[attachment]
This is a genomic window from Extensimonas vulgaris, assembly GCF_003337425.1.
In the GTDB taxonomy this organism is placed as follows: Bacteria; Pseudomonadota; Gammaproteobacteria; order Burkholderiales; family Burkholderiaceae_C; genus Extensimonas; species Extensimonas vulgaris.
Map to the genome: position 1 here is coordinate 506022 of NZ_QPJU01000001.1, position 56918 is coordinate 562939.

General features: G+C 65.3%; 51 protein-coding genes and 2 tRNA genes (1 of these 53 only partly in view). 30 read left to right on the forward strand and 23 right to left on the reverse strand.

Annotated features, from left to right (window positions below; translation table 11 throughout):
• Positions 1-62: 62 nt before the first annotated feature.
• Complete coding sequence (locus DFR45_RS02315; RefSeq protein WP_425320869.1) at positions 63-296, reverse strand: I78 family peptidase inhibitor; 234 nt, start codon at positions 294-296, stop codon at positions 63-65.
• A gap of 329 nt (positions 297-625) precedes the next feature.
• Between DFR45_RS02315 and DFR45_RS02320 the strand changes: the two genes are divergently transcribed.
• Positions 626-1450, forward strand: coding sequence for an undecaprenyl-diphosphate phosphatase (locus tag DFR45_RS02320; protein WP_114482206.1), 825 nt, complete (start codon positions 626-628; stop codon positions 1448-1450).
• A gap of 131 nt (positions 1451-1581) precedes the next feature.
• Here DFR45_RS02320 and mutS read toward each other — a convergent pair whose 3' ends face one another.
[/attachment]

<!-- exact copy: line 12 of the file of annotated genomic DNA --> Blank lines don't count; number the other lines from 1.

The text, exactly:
• Here DFR45_RS02320 and mutS read toward each other — a convergent pair whose 3' ends face one another.